JUNE HIGHLIGHTS: In June 1975, a committee was established to look into setting up a School of Journalism

By Dale Johnson Posted: June 22, 2018 10:45 a.m.

New artwork is put on display in the Classroom Building in June 1972, including this ceramic mural created by the late Jack Sures.
New artwork is put on display in the Classroom Building in June 1972, including this ceramic mural created by the late Jack Sures. Photo: U of R Photography

Among the historical highlights at the University of Regina and its forerunners during the month of June:

1933:  Regina College announces plans for a new course that combines academic training with cultural or vocational studies, through arrangements with Balfour Technical School and the Commercial High School. “Students who wish to take a somewhat broader course than the straight academic work, may register at the college and take the greater part of their studies there, but may also spend a part of their time at one of the above-mentioned schools in the study either of tractor engineering, drafting, woodworking, electrical work or a study of business subjects,” the Leader-Post newspaper reports.

1967:  The school of administration at Regina Campus concludes its first year of operation with 150 students, five full-time faculty members, two part-time staff, and two special lecturers. (In Winter 2018, there were 1,514 students, 40 faculty members, and 21 staff members.) “Administration is the second professional program at Regina Campus. Education was the first, and one other professional program, engineering, has also been included,” says the Leader-Post.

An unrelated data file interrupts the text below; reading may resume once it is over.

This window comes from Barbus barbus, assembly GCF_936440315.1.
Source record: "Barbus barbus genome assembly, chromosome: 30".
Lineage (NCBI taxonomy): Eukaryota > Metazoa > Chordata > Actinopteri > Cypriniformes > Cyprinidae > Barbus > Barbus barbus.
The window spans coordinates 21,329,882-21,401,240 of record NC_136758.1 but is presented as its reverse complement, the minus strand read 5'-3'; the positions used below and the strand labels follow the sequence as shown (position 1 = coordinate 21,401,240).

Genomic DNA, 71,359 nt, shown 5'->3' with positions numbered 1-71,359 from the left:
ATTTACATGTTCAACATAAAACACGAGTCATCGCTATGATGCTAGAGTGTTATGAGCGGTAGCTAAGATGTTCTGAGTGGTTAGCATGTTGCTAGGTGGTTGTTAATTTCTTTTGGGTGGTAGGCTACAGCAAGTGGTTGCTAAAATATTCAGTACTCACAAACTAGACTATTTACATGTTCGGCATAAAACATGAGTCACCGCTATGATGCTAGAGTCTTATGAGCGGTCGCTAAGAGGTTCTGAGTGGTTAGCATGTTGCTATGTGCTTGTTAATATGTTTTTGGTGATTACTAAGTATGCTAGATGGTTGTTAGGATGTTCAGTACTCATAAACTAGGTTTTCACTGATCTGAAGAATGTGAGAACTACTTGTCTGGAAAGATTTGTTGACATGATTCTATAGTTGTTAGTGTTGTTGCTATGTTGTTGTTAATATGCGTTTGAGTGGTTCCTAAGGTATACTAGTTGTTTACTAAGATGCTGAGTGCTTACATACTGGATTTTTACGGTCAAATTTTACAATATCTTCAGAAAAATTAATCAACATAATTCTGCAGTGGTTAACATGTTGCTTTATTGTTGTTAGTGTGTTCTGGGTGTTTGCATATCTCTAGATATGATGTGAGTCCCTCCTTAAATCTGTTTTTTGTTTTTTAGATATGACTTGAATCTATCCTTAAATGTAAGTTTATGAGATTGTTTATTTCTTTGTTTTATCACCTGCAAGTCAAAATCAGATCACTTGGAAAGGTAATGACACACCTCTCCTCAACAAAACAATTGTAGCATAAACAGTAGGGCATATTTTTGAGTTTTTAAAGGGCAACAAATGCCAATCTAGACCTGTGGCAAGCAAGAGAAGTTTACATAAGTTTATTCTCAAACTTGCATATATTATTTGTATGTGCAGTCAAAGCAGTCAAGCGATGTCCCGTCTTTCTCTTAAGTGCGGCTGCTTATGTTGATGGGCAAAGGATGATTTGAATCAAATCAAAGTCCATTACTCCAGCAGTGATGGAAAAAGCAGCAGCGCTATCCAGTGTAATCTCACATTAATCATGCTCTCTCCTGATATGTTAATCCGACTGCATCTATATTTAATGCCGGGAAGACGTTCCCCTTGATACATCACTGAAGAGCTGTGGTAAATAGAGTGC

1972:  New artwork is being put on display in the Classroom Building, the first project of the principal’s fine arts advisory committee. “At a cost of more than $29,000 to the province and four years in the planning and selection stages, sculptures, murals, paintings, and tapestries are currently being installed,” the Leader-Post reports.

1975:  The University of Regina sets up a committee to look into the possibility of establishing a school of journalism. The committee will be chaired by Reid Robinson, dean of arts, and it will include staff members who are former journalists and representatives of the various media. “If such a school is set up, it will be the only university-based journalism program in Western Canada,” the Leader-Post reports. “Press and broadcasting firms in Canada now want people with training to explain a world which is becoming ever more complex,” the newspaper added.

1976:  An annual wage increase of 9.89 per cent for members of faculty is approved. As well, tuition fees will increase by 14.8 per cent per semester for first year students and 11.4 per cent for other students. (According to Statistics Canada, the annual inflation rate in June 1976 was 7.99 per cent. Advertisements of the day show daily interest accounts paying 8.0 per cent annually and five-year guaranteed investment certificates paying 10.75 per cent annually.)

1977:  Lyn Goldman is appointed communications and programming officer with the department of extension at the University of Regina. She will also be involved in arranging non-credit classes, seminars and workshops in communications and community programming. Previously, Goldman had been director of publicity and public relations for Regina Campus from 1968 to 1972. (Dr. Goldman retired in 1990 after serving as Public Relations Director and later as Head of Certificate Programs at University Extension. Goldman is an active supporter of the U of R to this day.)

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When College Avenue Campus was really home sweet home – and not just for students

FLASHBACK: When Regina College opened the first women’s residence in March 1916